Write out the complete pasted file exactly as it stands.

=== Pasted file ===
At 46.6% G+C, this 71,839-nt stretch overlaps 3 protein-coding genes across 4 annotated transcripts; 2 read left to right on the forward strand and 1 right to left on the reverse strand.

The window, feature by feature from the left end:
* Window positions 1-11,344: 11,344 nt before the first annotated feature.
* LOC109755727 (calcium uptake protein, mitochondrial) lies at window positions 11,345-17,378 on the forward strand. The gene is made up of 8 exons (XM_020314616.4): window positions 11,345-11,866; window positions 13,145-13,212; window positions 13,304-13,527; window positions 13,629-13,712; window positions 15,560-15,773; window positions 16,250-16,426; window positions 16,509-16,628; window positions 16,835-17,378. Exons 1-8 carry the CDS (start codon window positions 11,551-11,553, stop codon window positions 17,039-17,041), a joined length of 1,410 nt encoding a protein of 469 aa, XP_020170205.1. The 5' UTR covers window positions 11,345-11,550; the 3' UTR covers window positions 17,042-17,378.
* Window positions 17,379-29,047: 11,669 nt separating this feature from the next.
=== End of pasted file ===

At 46.6% G+C, this 71,839-nt stretch overlaps 3 protein-coding genes across 4 annotated transcripts; 2 read left to right on the forward strand and 1 right to left on the reverse strand.

The window, feature by feature from the left end:
* Window positions 1-11,344: 11,344 nt before the first annotated feature.
* LOC109755727 (calcium uptake protein, mitochondrial) lies at window positions 11,345-17,378 on the forward strand. The gene is made up of 8 exons (XM_020314616.4): window positions 11,345-11,866; window positions 13,145-13,212; window positions 13,304-13,527; window positions 13,629-13,712; window positions 15,560-15,773; window positions 16,250-16,426; window positions 16,509-16,628; window positions 16,835-17,378. Exons 1-8 carry the CDS (start codon window positions 11,551-11,553, stop codon window positions 17,039-17,041), a joined length of 1,410 nt encoding a protein of 469 aa, XP_020170205.1. The 5' UTR covers window positions 11,345-11,550; the 3' UTR covers window positions 17,042-17,378.
* Window positions 17,379-29,047: 11,669 nt separating this feature from the next.